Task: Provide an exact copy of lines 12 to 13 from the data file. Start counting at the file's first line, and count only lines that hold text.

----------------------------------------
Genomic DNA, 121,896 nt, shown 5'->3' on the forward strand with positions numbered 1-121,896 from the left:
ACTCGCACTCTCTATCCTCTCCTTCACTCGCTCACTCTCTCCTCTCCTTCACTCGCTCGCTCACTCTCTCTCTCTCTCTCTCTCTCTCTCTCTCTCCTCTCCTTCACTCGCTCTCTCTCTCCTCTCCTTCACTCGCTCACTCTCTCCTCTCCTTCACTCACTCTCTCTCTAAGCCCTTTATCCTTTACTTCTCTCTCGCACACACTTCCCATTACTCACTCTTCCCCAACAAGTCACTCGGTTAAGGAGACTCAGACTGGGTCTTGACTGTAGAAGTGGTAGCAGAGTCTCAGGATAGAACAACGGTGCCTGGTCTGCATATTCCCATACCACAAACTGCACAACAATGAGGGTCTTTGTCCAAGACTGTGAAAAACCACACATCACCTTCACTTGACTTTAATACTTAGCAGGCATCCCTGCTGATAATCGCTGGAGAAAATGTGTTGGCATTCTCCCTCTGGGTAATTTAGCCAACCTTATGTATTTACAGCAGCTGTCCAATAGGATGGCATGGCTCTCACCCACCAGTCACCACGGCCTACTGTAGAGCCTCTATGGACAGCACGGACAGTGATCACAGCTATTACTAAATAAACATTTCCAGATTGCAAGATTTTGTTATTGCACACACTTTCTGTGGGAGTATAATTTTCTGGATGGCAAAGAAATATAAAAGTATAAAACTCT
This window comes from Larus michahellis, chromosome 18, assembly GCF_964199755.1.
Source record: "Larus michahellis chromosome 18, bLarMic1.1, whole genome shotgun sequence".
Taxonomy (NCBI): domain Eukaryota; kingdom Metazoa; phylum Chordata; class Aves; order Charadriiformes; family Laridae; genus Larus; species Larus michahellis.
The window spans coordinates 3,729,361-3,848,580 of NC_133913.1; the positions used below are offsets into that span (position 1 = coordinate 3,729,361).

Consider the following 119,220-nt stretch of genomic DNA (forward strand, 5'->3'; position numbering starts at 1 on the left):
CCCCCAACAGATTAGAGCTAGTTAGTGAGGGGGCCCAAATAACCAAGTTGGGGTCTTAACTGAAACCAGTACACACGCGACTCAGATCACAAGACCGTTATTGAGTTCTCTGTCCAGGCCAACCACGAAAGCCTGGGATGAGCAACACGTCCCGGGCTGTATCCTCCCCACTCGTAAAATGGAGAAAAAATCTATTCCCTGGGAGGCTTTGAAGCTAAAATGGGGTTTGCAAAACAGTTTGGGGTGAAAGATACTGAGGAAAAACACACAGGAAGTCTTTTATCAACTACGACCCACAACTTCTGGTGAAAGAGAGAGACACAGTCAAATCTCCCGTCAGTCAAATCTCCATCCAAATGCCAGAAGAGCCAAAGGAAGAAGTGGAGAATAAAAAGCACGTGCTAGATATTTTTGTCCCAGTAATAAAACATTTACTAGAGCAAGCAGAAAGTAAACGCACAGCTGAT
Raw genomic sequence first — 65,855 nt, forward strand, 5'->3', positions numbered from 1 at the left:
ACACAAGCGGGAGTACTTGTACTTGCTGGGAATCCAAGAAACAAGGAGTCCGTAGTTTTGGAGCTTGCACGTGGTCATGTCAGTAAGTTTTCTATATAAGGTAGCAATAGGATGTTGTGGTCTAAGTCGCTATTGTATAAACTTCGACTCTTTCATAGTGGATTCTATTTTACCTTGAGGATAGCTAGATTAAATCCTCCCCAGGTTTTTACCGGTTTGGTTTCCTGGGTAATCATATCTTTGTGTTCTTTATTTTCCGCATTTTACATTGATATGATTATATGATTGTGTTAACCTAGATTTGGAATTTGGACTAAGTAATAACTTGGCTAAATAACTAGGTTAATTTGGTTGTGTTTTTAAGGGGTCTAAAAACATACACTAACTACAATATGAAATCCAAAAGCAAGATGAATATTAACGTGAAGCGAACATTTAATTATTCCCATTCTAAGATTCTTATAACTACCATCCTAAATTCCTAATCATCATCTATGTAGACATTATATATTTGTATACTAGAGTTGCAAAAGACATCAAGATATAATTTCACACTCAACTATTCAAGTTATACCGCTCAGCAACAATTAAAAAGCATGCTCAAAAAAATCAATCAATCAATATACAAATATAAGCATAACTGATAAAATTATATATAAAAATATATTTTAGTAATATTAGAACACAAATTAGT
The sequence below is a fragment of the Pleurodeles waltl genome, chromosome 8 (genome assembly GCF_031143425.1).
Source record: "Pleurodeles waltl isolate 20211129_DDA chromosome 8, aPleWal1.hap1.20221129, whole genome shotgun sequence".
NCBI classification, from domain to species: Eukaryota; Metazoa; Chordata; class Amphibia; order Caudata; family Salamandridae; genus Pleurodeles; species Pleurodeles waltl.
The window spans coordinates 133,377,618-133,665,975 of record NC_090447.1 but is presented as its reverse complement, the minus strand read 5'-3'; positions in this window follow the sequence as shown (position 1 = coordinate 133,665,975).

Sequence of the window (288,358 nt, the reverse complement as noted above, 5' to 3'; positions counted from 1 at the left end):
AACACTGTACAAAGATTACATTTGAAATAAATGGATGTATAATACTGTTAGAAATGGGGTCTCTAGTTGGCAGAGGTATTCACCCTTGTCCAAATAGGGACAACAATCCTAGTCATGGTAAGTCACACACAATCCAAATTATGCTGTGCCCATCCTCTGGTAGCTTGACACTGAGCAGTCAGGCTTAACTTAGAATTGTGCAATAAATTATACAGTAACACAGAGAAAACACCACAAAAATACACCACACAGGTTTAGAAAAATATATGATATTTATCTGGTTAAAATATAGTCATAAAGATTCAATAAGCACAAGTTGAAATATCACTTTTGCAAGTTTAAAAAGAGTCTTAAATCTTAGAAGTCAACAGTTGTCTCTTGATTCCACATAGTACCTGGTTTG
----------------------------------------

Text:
Source record: "Pleurodeles waltl isolate 20211129_DDA chromosome 8, aPleWal1.hap1.20221129, whole genome shotgun sequence".
NCBI classification, from domain to species: Eukaryota; Metazoa; Chordata; class Amphibia; order Caudata; family Salamandridae; genus Pleurodeles; species Pleurodeles waltl.